Thursday, June 23, 2011

Sintel in 4K is traveling to 4K Fest

I was recently contacted by 4K Fest to see about screening Sintel in 4K at the event.  We're working with them and Ton at the Blender Foundation to make this happen.

Semi-related to this are my efforts toward capturing 4K time-lapse clips.  So far I've just been grabbing scenes.  The plan is to eventually edit together a narrative of some sort.  For now the videos that I've created and tagged as 4K are on YouTube at 4K.  Sadly the option to playback at 4K seems to have disappeared, so the best you get is HD.

Wednesday, June 22, 2011

Another Book to Recommend

Well, I finally finished reading Hitchcock/Truffaut and it was a real treat! If you have a chance to read this, do so and posthaste. I'll quote two parts that I found particularly interesting:

Rear Window (pp. 219, 222)
FRANÇOIS TRUFFAUT. You open up with the perspiring face of James Stewart; you move on to his leg in a cast, and then, on a nearby table, there is the broken camera, a stack of magazines, and, on the wall, there are pictures of racing cars as they topple over on the track. Through that single opening camera movement we have learned where we are, who the principal character is, all about his work, and even how it caused his accident.
ALFRED HITCHCOCK. That's simply using cinematic means to relate a story. It's a great deal more interesting than if we had someone asking Stewart, "How did you happen to break your leg?" and Stewart answering, "As I was taking a picture of a motorcar race, a wheel fell off one of the speeding cars and smashed into me." That would be the average scene. To me, one of the cardinal sins for a script-writer, when he runs into some difficulty, is to say, "We can cover that by a line of dialogue." Dialogue should simply be a sound among other sounds, just something that comes out of the mouths of people whose eyes tell the story in visual terms.
WOW! So simple and so powerful. Hitchcock began his career as a title card painter in the silent movie business and learned to tell a story with imagery rather than dialogue. Here's another piece of conversation that jumped out at me on page 334.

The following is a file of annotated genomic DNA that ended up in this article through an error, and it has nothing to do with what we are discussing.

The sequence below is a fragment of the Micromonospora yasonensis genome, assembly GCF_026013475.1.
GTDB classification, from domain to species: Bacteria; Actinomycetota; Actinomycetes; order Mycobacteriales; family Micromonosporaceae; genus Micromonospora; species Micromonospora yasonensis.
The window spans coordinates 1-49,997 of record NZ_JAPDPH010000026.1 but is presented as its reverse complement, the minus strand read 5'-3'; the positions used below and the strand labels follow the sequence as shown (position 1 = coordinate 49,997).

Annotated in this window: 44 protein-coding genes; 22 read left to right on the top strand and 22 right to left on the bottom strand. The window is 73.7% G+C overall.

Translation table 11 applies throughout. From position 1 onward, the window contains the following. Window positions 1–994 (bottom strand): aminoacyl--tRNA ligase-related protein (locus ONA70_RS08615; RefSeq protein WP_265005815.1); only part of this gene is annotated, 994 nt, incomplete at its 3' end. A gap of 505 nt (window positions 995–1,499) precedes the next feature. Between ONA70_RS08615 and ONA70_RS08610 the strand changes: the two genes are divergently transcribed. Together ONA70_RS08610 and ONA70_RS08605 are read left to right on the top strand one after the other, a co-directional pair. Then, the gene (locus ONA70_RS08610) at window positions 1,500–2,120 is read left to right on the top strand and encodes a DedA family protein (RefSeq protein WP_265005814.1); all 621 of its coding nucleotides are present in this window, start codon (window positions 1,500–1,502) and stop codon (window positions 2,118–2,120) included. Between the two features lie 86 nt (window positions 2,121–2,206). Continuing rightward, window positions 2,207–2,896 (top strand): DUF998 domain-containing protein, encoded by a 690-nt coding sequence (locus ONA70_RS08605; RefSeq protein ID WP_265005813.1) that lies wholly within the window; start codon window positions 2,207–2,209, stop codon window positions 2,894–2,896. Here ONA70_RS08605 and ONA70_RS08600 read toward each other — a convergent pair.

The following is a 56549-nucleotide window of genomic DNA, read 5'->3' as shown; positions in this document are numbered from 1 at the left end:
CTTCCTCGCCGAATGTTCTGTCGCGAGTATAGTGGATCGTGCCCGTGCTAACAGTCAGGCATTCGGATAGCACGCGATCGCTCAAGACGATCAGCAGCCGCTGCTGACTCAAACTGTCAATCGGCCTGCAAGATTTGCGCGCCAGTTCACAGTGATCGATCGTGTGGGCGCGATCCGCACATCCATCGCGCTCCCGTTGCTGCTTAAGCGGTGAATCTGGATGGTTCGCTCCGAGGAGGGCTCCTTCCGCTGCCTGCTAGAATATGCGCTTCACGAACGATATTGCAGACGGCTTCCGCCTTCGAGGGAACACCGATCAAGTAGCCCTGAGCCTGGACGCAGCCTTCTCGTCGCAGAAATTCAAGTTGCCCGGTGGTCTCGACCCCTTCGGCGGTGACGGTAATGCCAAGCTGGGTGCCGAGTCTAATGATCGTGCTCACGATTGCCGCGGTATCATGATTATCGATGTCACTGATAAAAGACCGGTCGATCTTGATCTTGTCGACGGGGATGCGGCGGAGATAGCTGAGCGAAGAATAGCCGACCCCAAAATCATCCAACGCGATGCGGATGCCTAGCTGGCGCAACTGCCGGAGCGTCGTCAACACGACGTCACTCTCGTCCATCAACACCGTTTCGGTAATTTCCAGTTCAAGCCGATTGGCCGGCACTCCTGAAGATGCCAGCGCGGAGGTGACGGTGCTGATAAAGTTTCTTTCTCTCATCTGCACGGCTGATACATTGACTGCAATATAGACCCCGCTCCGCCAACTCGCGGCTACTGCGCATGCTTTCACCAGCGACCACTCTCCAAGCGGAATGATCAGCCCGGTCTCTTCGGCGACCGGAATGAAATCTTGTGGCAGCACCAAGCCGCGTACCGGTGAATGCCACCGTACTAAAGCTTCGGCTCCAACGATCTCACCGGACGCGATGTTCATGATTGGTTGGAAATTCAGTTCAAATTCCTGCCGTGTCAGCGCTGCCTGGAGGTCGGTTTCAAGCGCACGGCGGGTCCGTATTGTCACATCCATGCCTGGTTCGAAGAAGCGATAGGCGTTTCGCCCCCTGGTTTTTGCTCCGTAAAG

F.T. Are you in favor of the teaching of cinema in universities?
A.H. Only on condition that they teach cinema since the era of Méliès and that the students learn how to make silent films, because there is no better form of training. Talking pictures often served merely to introduce the theater into the studios. The danger is that young people, and even adults, all too often believe that one can become a director without knowing how to sketch a decor or how to edit.
I've worked on two near-silent movies: An Ancient Pond and Manila Envelopes. I've been thinking about making a fully silent movie since starting this book and having just read this part of the conversation with Hitchcock, I'm thinking it's a really good idea.

Now, to write a script....

Wednesday, June 15, 2011

Building a quasi-3D Blu-ray for "An Ancient Pond"

So I'm using my first of three thesis projects as a guinea pig for packaging all of my 3D movies so people can enjoy this 3D goodness in the comfort of their homes.  I'm currently transcoding the Blu-ray image for An Ancient Pond for burning to a BD-R on campus later this week.  Since I don't have access to a true MVC Blu-ray 3D encoding suite, I'm going with the next best thing.  An Ancient Pond is being encoded on the disc in three different formats:

  • Left eye only for folks without a 3DTV setup and no desire to use anaglyph glasses
  • Red/Cyan anaglyph encoding for 3D fans who have a 2DTV
  • Side by Side squeeze for people with a 2nd generation 3DTV than can process SxS media

This was you can choose your method of viewing and have a 2/3 chance of doing it in stereoscopic 3D.  Ideally I'd be able to encode in full resolution MVC, but that'll come later.  I have a thread over on Creative COW asking people about how to best achieve this without forking over $4000+ for the MainConcept MVC encoder.